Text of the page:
Use this forum to suggest Good Words for Professor Beard.
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Postby tcward » Sun Jun 26, 2005 10:46 pm

blatant Image
1596, in blatant beast, coined by Edmund Spenser in "The Faerie Queen" to describe a thousand-tongued monster representing slander, probably from L. blatire "to babble." It entered general use 1656, as "noisy in an offensive and vulgar way;" the sense of "obvious, glaringly conspicuous" is from 1889.

The origin of this adjective surprised me. And I thought, in my own armchair psychologist kind of way, that it was interesting that the meaning would have shifted by the time of the Victorian era, to cover anything that is "glaringly conspicuous" -- for, in a time and place when inconspicuousness was mandated by extreme moral compunction, it must have been truly offensive and vulgar, to be so glaringly conspicuous.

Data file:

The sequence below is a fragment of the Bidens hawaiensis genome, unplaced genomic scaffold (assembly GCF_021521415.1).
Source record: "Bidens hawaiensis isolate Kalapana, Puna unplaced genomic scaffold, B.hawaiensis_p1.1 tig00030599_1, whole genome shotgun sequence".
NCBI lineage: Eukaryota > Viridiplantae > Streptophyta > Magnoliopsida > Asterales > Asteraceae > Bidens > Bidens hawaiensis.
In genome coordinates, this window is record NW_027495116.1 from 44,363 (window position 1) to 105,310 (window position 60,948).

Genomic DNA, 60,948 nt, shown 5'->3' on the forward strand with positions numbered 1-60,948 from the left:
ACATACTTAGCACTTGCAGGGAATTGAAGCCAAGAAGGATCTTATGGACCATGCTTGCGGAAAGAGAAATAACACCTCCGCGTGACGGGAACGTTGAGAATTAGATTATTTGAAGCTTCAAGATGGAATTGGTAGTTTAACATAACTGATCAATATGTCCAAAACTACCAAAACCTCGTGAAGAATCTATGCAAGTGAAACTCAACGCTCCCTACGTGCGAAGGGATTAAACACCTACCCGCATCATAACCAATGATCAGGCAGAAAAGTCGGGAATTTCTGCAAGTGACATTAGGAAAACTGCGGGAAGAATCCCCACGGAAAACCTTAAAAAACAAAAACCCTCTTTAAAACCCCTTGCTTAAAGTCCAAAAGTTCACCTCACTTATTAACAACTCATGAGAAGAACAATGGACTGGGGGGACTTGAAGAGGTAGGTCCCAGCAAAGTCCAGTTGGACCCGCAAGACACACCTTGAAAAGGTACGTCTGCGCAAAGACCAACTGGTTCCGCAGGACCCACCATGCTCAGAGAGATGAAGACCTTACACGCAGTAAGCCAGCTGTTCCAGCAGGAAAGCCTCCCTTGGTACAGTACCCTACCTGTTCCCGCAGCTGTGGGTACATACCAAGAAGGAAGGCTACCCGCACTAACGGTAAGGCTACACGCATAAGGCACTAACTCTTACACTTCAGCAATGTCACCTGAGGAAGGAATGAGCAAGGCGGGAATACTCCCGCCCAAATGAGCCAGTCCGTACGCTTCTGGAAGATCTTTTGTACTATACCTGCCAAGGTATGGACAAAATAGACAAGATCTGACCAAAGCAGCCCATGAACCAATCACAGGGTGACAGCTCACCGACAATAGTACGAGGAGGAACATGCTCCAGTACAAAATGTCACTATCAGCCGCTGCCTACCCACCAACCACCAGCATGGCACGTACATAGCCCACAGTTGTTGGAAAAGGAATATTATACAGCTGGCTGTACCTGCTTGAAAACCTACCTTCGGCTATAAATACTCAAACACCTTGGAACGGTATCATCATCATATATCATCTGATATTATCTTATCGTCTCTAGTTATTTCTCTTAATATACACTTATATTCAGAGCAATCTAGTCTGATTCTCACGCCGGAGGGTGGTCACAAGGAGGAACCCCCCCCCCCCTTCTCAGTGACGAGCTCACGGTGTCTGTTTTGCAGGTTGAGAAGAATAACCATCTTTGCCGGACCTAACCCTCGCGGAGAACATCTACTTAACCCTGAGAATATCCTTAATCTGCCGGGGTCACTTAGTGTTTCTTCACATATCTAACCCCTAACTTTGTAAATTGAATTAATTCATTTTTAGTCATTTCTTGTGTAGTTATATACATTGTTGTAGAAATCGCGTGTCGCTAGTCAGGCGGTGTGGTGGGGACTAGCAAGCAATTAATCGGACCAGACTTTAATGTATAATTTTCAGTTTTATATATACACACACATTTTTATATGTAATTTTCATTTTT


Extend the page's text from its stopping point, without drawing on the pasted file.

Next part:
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Postby KatyBr » Mon Jun 27, 2005 11:23 am

Our Insurance agent; The guy who owns a lot of property in our tiny town gets notices every summer from what he calls the blatant officer. she reports him if his lawns aren't mown often enough, I'll bet you can figure out Why he calls her the 'blatant' offcer...


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